A Personnel Size-Up Helps Situation Awareness

The issue of understaffing is a hot topic these days. Staffing reductions are one of the impacts of our struggling economy. On a number of occasions I have discussed this topic – mostly from the perspective of budgets and politics.     Now...


The issue of understaffing is a hot topic these days. Staffing reductions are one of the impacts of our struggling economy. On a number of occasions I have discussed this topic – mostly from the perspective of budgets and politics.

 

 

Now, it’s time to look at the stark reality of how staffing can impact the situation awareness of commanders. In my book on Fireground Command Decision Making, I discuss one of the most surprising findings of my research – how significant the impact of staffing is on command situation awareness.

 

One of the essential tasks of a commander at any emergency scene is to conduct a size-up. Commanders are taught to look at things like building size/type, construction material/features, smoke/fire conditions, contents and life hazards. One of the things that is RARELY taught to developing commanders is the “Personnel Size-Up.”

 

The Personnel Size-Up is the commander’s assessment of what tasks can be safely accomplished based on the personnel on-scene. If you’re being realistic, you know that all crews are not created equal. Crew size, quality, training, age and fitness all impact a crew’s abilities. When the crews arrive it is important to size them up. Is the crew on Engine 1 the “A Team?” Is the crew on Ladder 3 from the “Island of Misfit Toys?”

 

If you work on a department with on-duty staffing, this size-up can start at the beginning of the shift when you see the roster of who is working on each piece of apparatus for the day. If you are a member of a department where the staffing responds from home, then you do not have the luxury of knowing the quality of your crew until they arrive. A Personnel Size-Up will help you make that determination and set realistic expectations.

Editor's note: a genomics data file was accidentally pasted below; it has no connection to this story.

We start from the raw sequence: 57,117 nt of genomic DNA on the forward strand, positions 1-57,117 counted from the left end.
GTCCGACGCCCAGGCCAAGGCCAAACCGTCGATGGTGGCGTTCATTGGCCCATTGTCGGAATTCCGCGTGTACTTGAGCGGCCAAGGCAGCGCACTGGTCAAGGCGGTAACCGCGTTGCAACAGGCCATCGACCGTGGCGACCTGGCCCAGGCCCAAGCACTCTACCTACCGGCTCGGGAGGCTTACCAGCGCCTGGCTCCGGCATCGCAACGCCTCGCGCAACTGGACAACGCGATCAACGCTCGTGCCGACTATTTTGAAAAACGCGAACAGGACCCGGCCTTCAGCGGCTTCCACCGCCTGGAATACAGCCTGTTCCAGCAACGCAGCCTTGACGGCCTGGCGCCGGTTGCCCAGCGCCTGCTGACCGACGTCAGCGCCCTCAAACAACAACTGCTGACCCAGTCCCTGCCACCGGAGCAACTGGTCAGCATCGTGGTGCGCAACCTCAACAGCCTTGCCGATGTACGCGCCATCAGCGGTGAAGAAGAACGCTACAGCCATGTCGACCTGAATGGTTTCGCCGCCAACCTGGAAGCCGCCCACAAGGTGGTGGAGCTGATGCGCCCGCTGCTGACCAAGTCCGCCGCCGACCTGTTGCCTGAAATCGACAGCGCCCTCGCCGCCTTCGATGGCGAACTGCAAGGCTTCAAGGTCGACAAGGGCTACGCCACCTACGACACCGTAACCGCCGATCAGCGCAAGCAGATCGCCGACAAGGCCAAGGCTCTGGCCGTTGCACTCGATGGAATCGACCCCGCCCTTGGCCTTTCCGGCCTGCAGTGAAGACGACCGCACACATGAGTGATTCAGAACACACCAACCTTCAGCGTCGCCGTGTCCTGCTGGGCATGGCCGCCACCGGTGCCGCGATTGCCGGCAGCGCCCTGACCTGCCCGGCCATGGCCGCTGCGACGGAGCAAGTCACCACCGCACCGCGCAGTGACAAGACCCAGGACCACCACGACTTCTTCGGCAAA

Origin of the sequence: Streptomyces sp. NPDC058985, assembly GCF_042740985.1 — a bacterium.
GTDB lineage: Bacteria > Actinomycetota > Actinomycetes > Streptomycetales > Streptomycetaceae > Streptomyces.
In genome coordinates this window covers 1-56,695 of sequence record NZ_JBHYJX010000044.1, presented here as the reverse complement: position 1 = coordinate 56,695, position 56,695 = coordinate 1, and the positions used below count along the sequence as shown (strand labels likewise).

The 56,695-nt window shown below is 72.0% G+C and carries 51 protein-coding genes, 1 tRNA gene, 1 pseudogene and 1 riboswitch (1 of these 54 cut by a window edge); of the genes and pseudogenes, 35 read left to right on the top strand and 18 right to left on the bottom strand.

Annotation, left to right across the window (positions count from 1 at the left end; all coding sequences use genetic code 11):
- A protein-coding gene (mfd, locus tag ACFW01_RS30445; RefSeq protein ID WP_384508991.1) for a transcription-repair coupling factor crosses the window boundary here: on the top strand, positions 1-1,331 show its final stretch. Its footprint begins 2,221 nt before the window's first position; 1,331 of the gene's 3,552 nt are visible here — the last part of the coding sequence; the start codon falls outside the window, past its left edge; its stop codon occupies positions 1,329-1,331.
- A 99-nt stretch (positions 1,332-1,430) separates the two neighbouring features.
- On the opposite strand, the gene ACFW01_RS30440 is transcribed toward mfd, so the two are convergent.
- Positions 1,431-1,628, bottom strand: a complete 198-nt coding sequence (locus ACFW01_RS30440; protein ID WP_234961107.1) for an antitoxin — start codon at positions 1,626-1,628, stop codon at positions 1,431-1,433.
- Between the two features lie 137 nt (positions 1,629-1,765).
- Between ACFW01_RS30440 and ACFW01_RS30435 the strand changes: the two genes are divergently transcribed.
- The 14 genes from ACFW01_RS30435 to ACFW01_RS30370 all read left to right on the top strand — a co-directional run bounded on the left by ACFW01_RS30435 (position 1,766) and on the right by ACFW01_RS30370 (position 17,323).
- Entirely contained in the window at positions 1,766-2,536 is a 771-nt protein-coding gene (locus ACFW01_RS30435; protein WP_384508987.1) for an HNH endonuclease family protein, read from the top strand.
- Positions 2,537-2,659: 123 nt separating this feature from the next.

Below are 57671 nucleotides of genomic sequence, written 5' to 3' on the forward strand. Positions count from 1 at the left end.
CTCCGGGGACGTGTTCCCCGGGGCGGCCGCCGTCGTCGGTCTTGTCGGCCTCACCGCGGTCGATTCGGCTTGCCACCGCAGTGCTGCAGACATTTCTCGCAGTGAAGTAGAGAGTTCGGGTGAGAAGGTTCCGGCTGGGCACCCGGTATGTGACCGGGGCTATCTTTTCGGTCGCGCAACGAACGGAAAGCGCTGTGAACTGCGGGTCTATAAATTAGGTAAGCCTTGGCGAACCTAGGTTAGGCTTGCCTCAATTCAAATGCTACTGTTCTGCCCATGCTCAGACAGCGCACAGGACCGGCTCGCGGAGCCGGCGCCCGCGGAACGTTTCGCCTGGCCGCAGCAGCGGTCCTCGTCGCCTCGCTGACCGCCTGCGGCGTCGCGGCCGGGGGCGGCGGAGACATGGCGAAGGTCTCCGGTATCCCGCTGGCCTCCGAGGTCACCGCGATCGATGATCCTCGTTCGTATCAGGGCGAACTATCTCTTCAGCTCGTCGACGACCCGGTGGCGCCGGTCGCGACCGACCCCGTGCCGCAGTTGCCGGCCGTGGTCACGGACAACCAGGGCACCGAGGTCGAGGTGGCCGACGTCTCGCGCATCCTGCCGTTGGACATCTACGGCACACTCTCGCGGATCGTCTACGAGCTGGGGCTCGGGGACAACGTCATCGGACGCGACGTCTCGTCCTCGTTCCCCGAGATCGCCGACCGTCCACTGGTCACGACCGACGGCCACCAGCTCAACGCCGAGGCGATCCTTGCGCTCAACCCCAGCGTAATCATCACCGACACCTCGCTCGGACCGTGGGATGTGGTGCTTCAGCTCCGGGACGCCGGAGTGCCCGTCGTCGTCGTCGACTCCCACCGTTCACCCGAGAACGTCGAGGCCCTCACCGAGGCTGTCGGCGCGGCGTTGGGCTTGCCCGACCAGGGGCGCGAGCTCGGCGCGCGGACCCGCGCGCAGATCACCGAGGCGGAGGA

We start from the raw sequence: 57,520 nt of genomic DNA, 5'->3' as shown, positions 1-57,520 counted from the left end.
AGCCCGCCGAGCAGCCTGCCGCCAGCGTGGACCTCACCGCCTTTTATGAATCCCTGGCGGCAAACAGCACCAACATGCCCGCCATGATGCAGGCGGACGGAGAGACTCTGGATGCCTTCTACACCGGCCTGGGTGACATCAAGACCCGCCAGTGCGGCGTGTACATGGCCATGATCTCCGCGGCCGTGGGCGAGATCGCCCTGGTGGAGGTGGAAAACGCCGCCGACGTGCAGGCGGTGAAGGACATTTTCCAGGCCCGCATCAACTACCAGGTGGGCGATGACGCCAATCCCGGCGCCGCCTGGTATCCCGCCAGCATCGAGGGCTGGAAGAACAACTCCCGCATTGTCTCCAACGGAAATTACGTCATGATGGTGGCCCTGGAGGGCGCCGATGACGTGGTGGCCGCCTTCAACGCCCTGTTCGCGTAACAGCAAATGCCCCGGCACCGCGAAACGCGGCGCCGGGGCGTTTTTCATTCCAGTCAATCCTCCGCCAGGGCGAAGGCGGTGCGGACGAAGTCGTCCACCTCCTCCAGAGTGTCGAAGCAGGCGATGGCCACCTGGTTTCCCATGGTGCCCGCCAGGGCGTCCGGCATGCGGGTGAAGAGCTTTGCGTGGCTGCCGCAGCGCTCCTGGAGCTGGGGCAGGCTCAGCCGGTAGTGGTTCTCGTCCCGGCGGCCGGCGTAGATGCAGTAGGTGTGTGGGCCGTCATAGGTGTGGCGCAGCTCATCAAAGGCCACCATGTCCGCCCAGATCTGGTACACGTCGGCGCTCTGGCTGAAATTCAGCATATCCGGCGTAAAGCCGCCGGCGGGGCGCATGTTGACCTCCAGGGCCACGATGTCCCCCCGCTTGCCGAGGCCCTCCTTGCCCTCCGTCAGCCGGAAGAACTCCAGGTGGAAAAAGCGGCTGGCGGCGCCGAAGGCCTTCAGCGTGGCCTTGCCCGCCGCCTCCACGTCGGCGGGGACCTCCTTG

One of the essential components of good situation awareness (and decision making) is being able to predict future events based on current conditions and actions of your personnel. In other words, getting out ahead of what is happening now and looking at where things should be five our ten minutes from now.

 

The quantity and quality of your staffing impacts your predictions of future events. The assignment you give your A-Team might take them 3-5 minutes to complete while the same assignment given to your Island Dwellers might take 10-15 minutes (and it will probably be done wrong).

 

As a commander, conducting a Personnel Size-Up will help you set realistic expectations of crew performance and the resulting future events. This, in turn, helps you maintain strong situation awareness.

 

Fire Chief (ret.) Richard B. Gasaway, PhD, EFO, CFO, MICP

www.RichGasaway.com